Deadlight : Director’s Cut – Review

When Deadlight was initially released, I somehow missed out, I owned it on Xbox 360, along with over five hundred other games, but never got round to playing it.  Sure enough I regretted that as soon as I stepped into the shoes of the titles protagonist Randall Wayne.


From the dark, morbid and atmospheric title screen with the equally relevant soundtrack, I on the story mode and was immediately hit with a strong slap of nostalgia from titles like Shadow Complex, Limbo and heading further back, Another Word, Flashback and the original Prince of Persia titles.

The 2D side-scrolling gameplay feels highly modernised thanks to the amazing art direction and the depth of the world, the zombie enemies known as shadows appear from a heap in the floor, or stagger onto your plane from the foreground or background, similar to Shadow Complex it feels much more of a 3D world viewed from a 2D perspective.

Graphically it’s absolutely top-notch, lighting is spot-on, it’s dark, atmospheric and suits the mood of the game perfectly, Randall is in the search of his Wife and Daughter who disappeared when the Zombie breakout first surfaced and as the hope of a cure fades away, so does the chance of finding his family, but with nothing else left but survival Randall continues his search.


Throughout the game you have the self-narration from Randall, mixed with comic book styled cut-scenes to help the story progress, Survival alone is intriguing enough and the added hopelessness of finding his family grabs your attention and makes you care about the otherwise rough lead character.

The Husky tones give a clear yet deep overview of your progression, and you have to give bonus points for the fantastic work done on audio both with the voice acting and the musical score.  The soundtrack is as close to perfect as you can ask for, It’s perfectly suited for the game and plays along without ever feeling imposing, yet when it needs to, (such as the title screen) it seems to be at the forefront of your attention while still feeling like background music.

It’s hard to explain how a musical score can be discreet at one point, and then piercing and imposing at another, but there’s definite credit to both the choice of audio and the balance.

There’s also sound effects throughout, whether it’s the clatter of your footsteps, or crash of the wooden door as you barge through, nothing ever feels like it’s intentionally obvious, but take a minute to listen out for all the individual levels and you soon realise how deep the audio is.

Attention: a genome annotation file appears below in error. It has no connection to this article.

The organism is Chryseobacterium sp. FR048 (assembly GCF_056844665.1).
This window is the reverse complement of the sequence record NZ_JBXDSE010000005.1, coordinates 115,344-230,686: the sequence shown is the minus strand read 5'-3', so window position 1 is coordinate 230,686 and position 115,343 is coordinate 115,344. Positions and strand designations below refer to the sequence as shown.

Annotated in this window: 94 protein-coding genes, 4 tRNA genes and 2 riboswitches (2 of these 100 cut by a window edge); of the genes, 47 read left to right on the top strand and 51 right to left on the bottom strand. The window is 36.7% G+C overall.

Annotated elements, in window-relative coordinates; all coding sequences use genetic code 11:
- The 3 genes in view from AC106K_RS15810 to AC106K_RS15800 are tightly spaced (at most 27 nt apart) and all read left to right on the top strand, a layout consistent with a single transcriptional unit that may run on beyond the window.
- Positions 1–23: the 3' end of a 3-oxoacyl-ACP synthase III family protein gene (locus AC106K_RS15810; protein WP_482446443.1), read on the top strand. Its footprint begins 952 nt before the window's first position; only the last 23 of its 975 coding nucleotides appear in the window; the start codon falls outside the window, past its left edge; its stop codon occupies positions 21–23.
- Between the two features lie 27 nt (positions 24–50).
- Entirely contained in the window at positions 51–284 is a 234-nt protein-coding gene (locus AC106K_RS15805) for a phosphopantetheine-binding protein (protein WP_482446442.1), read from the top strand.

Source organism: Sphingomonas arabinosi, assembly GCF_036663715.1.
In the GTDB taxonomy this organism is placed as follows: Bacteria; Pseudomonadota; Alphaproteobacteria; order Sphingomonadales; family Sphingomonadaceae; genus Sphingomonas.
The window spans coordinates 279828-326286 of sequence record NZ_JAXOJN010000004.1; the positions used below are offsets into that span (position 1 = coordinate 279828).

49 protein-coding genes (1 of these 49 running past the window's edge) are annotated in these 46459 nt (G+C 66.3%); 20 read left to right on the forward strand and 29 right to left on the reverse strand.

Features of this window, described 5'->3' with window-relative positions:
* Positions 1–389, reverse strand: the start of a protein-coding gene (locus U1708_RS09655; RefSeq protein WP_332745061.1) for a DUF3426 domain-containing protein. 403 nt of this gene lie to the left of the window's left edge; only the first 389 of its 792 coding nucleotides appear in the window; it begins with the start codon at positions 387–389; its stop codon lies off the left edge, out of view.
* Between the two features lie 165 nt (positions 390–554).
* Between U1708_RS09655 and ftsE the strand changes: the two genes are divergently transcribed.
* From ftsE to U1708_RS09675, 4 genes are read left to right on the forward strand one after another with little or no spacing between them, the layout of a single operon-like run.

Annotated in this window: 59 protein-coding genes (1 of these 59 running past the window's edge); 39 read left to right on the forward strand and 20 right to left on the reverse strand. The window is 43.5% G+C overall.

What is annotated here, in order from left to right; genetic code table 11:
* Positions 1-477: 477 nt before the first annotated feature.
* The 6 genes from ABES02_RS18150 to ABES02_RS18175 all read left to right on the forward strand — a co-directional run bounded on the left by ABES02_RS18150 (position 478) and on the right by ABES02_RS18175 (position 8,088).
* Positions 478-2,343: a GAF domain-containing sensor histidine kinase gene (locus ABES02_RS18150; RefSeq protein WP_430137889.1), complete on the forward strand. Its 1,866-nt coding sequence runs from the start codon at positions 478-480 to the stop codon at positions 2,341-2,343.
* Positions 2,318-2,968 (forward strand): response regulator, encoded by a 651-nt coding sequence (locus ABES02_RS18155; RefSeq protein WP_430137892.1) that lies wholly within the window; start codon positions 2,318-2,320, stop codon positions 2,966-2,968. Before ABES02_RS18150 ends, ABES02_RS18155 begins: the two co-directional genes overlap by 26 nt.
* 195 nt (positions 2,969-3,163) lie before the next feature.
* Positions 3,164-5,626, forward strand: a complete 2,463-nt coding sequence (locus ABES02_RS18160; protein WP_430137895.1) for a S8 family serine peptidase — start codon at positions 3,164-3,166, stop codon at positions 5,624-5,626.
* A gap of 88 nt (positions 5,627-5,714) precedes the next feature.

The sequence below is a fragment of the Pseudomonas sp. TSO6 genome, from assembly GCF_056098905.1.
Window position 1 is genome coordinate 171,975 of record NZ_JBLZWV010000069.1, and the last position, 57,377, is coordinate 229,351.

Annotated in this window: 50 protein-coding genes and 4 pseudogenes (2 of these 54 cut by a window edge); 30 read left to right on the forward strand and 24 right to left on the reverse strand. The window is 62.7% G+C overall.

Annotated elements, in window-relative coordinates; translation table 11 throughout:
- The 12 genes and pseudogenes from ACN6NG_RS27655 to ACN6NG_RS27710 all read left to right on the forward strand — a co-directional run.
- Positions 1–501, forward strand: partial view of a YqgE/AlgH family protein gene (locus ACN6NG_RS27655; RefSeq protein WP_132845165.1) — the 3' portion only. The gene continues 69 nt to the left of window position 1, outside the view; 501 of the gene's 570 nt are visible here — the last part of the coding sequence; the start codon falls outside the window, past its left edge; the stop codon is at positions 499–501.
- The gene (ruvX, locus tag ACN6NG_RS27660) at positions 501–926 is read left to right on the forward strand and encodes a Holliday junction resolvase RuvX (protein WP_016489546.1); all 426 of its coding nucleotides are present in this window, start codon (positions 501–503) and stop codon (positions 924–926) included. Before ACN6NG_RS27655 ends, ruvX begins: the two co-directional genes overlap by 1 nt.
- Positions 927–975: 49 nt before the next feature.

Gameplay will feel familiar to side-scrolling platform fans, but once again there’s an unparalleled level of depth, There’s firearms and the trusty Axe that will help when the shadow get too close, but never an over reliance on one thing or another, Ammo feels scare, but it doesn’t feel too scripted, many games would go with only supplying ammo when you’re coincidentally going to need it, but that’s far from the case with Deadlight, sure you can rely on your weapons, but usually your wits are the far safer option.

Climb onto the roof of a truck and use ‘Y’ to whistle and shout the nearby shadow, then as they get close simply leap over them and run for the exit.

Usually you’ll find a selection of screens, moving from one side to the next, each of these sections will give you the security of a window or ladder to escape any horde following you, and while occasionally broken up by loading screens, these are usually limited to a few seconds, which serve more as a welcome chance to take a breath rather than an annoyance.


There’s a heavy reliance on platforming, which has to be one of the two negative points, because the actual jumping mechanics could be a little better, In the attempt to keep things smooth, you can often miss your jump, there’s no automatic clipping to the scenery so if you’re jumping from a ledge, It’s down to your own timing which means you’ll sometimes miss the jump, which can be annoying if it’s towards the end of a tougher section,

Thankfully there’s no shortage of checkpoints, meaning you’ll never have to retry more than a few maneuvers to get to the next section and checkpoint.

This means progression is pretty consistent except for a few notable areas where you’ll be retrying a section more than enough times to test your patience, bar those though the difficulty feels challenging without being too tough, and while you’ll sometimes make the wrong turn, or miss a jump these are usually blips which will soon be passed without too much trouble.


With the main story lasting around five hours, Fans will be pleased to know the new addition within the director’s cut is the Survival mode. You once again control Randall only this time he’s trapped in a large hospital, there’s no way to escape, death is simply an inevitability but the question remains, how long can you stay alive.

The gameplay is very familiar, with weapons scattered around but the main emphasis on keeping away from the shadow, straight from the go there’s plenty of shadow chasing you down so the sense of urgency is peaked from the beginning. Having such a rush on means the few missed opportunities for jumps or maneuvering a block to jump from are even more important which further highlights the odd misstep when jumping, but practice makes perfect.


Bottom Line :

Deadlight is an incredibly atmospheric game that’s sure to please.  The new survival mode does add a little extra value, but those who completed the original might not find the best value, whereas newcomers are sure to find satisfaction across the board


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